Congratulations to Helen Garner
Helen Garner, one of my favourite Australian writers, deserves this hurrah. She writes across genres, and has recently won the prestigious Windham-Campbell prize for non-fiction. When she received an email asking for her telephone number from someone at Yale University, she thought it was a case of spam. This brings great validation to her as a writer, as well as $US150, 000 in prize money. The judges’ citation stated: “Helen Garner brings acute observations and narrative skill to bear on the conflicts and tragedies of contemporary Australian life”.
This novel was given to me as a present in the late seventies by a feminist girlfriend at the time. The Melbourne setting was reminiscent of digs I’d shared with university students in Sydney, when I first came back from living in academic campuses in France. The novel Monkey Grip, written in 1977, was a unique commentary on Australian youth culture at the time. I empathised with the characters and the stories, while realising that my experiences in French campuses during the sixties had been very different.
The First Stone
Since then, she has written three important non-fiction books, including Joe Cinque’s Consolation (1994).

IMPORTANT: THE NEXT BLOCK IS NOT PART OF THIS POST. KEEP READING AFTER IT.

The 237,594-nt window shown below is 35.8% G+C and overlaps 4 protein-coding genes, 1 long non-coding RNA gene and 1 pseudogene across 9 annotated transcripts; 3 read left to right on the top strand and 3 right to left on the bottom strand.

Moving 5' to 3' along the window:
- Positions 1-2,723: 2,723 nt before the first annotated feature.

One of them, The First Stone (1995) , was part of the university curriculum when I studied Creative Writing at the University of Technology, Sydney in the nineties. It asked questions about sex and power inspired by a 1992 sexual harassment scandal at Ormond College, one of the residential colleges of the University of Melbourne. It has become a classic for studies in universities since its inception, especially because of its power to create controversy and polarise opinions among young and old.
This House of Grief
Her latest book, This House of Grief (2014) was based on a harrowing court case that focused on a man who drowned his three young sons by driving his car into a dam.
Many readers, including this reader, have enjoyed her personal, journal-style, almost confessional writings, in books, such as True Stories, Postcards from Surfers and The Feel of Steel. But even in her fictional novels and non-fiction books, the style is similar, and the narrator comes across as if she is speaking to you, sitting with you in the same room. I particularly enjoyed her The Children’s Bach and Monkey Grip.
Helen Garner is a courageous writer. I’d find the subjects that she chooses to research too harrowing, such as in This House of Grief about a father who causes the deaths of his three young sons, and Joe Cinque’s Consolation, about a similarly tragic true story. For this reason, I say once again Hurrah Helen Garner!